2. It is expected that senior administrators will uphold the decisions of the senate in areas in which the faculty has primary responsibility, such as curriculum and tenure and promotion policies.
  3. The chancellor and other senior administrators should consult in a timely way and seek meaningful faculty input on issues in which the faculty has an appropriate interest but not primary responsibility, including but not limited to the following: (a) the university mission, emphases, and goals; (b) budget; (c) campus master plan or strategic plan; (d) building construction; (e) enrollment growth; (f) tuition policy; (g) student discipline; (h) intercollegiate athletics; (i) faculty and staff benefits; (j) and libraries and other research facilities.
  4. The chancellor should effectively advocate the principles of shared governance to the board of trustees.
  5. The chancellor should typically sustain the recommendations of faculty tenure, hearings, and grievance committees. When the chancellor acts against the recommendations of such committees, the chancellor should meet with the committee or otherwise adequately communicate the reasons for not sustaining its recommendations.
  6. The board of trustees should exercise due respect for the governance prerogatives of the faculty.
  7. The faculty should participate meaningfully in the selection of academic administrators through membership on search or hiring committees and the opportunity to meet and comment on “short listed” candidates before hiring decisions are made.
  8. The faculty of each college, school, or department should be consulted in the appointment or reappointment of the dean or department chair either through majority membership on the search or evaluation committee or by direct consultation with the appointing administrator either in person or by other means approved by the faculty senate.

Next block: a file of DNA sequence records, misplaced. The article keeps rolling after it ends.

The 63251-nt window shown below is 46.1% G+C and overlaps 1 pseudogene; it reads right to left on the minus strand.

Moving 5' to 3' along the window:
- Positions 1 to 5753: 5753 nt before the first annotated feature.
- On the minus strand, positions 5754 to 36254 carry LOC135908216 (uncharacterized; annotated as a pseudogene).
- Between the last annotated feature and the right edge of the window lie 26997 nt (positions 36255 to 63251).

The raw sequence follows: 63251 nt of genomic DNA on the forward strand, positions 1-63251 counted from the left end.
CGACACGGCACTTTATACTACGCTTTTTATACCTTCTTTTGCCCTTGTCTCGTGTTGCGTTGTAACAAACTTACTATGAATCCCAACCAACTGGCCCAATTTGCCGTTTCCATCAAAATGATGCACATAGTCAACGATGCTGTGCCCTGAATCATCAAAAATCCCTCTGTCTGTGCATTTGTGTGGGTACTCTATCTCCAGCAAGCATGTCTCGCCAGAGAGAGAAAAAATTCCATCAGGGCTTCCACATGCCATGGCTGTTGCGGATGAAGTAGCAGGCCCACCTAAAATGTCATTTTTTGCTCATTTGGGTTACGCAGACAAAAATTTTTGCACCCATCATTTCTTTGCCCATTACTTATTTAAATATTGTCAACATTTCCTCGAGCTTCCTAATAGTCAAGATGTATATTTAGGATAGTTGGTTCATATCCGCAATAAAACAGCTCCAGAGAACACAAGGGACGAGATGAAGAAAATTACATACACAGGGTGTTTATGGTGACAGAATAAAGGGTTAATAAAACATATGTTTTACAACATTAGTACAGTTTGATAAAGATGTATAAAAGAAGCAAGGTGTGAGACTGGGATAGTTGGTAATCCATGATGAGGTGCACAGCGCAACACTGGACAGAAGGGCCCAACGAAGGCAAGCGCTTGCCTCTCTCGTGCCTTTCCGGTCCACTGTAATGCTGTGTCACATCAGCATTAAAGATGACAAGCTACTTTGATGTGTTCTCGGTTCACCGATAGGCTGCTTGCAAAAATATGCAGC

9. The term of appointment of academic deans and department chairs should not exceed five years. If appointed for an indefinite term, an academic dean or department chair should be formally evaluated for continuation in office not less frequently than every five years.
  10. The chancellor or provost, in consultation with the faculty senate, should establish effective procedures that enable members of the faculty having voting privileges to regularly evaluate the performance of senior administrators. This evaluation should be in addition to and independent of the mandated periodic evaluation of administrators by the chancellor or the board of trustees.


It is the responsibility of the faculty of each campus to advocate, seek, and monitor the campus’s adherence to the Standards of Shared Governance. When a campus is not in compliance with one or more standards, faculty should seek resolution through processes at the campus level. However, when the faculty’s sustained efforts to secure compliance have not been successful, the faculty, through its senate or the chair of the faculty, is encouraged to consult with the officers of the Faculty Assembly, who will bring the matter to the attention of the president and work with all parties to achieve a resolution.